The temptation to go straight to the classics for horror recommendations is tempting. Classics are classics for a reason and a lot of the ones I can think of still hold up more than well. John Carpenter’s Halloween, Stephen King’s Salem’s Lot (the book), and Alan Moore’s From Hell all fall under that category, of great recommendations that will open a multitude of doors into the lands of fear.
And yet, there’s fresh blood off the beaten path, or traces of it not often given the attention they deserve. To honor this sentiment, I offer three recommendations that are meant to guide interested parties down less traveled paths that celebrate horror in uniquely unsettling ways but that don’t always get the chance to bask in the spotlight the classics get (and often hog all for themselves).
You’ll get a comic, a prose book, and a movie. They’re not unknown, but they’re not always part of the usual suspects that make it into these types of writing pieces. What they are, though, is brutal. They hold nothing back while indulging in darkness, and they prefer to operate with malice. Doom, hellish imagery, and pure dread reign in these recommendations, so reader beware. Enjoy.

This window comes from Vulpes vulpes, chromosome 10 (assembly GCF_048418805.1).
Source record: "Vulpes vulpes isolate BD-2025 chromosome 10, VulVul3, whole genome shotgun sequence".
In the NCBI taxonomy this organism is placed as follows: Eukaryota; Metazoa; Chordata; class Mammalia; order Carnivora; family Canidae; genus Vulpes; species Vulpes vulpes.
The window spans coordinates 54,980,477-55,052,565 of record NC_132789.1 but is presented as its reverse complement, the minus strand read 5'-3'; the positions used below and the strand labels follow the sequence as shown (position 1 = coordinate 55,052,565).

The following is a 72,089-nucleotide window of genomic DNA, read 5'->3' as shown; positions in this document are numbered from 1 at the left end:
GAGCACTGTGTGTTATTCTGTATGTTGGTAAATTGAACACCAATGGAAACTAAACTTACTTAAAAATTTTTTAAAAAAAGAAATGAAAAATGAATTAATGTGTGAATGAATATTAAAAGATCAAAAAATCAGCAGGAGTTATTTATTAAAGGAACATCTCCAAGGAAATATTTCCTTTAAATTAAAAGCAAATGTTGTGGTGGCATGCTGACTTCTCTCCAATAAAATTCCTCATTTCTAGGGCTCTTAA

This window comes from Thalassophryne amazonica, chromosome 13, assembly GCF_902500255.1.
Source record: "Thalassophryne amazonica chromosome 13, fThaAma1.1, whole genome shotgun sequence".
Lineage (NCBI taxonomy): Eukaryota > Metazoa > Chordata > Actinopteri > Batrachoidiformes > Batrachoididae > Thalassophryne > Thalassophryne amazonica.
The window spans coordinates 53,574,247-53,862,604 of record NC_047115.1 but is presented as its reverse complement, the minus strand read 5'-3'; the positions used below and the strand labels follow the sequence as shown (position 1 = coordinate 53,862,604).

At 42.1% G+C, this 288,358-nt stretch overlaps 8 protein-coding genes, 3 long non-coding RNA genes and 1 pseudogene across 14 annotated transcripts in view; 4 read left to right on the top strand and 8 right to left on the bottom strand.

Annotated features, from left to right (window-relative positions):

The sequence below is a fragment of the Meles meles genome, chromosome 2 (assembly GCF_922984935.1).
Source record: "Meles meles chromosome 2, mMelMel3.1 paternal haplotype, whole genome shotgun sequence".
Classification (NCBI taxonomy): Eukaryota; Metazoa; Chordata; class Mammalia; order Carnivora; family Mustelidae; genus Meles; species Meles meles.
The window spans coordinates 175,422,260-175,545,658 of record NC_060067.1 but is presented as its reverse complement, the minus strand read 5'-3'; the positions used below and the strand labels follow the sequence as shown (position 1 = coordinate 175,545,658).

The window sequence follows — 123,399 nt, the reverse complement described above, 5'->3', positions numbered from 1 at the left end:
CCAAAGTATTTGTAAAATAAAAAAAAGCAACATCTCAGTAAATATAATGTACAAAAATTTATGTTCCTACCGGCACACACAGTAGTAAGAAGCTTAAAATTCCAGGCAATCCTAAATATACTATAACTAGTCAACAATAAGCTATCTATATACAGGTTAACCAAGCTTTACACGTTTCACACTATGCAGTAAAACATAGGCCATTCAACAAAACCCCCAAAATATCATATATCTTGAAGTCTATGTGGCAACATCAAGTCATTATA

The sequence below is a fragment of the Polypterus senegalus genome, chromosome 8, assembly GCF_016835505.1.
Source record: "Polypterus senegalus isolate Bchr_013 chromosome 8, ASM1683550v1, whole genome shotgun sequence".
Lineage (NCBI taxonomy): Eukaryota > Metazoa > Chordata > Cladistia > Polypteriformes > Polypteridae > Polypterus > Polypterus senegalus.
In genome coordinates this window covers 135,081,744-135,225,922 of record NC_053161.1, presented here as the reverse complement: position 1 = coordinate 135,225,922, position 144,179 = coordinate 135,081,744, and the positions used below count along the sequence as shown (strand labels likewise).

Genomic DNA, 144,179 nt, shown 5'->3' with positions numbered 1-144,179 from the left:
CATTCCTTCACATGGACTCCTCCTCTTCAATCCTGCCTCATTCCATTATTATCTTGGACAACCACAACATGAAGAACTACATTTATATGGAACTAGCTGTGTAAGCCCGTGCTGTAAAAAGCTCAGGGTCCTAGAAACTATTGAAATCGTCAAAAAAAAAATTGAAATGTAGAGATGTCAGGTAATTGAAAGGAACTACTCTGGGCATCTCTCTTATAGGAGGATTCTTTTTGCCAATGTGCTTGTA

A prose book: Gone to See The River Man, written by Kristopher Triana, 2020
Horror has the capacity to veer into cruelty and extreme human ugliness with ease. Knowing how far to push and what rewards lie beyond the risks is a rare feat, and when it succeeds it produces some of the most provocative horror on the stands. Kristopher Triana’s Gone to See The River Man is certainly earns its spot in this category, a book that reaches deep into the things siblings can do to each other when jealousy and sex breed familial hatred. And then there’s the matter of the love letters the main character sends to an incarcerated serial killer.
Gone to See The River Man follows Lori, a woman that corresponds with the sadistic serial killer of women Edmund Cox. She wants to gain his favor and become his preferred fan, so she undertakes a task for Edmund to put herself on top. The ask? Return an object to someone Edmund only refers to as The River Man (whose name is a reference to a Nick Drake song). Lori must go deep into a forest to find this River Man, and she decides to bring her disabled sister along for the ride. What she finds goes from bad to worse to hellish as the man she’s searching for might not be a man at all but a thing that requires a certain commitment to something beyond herself, something brutally violent.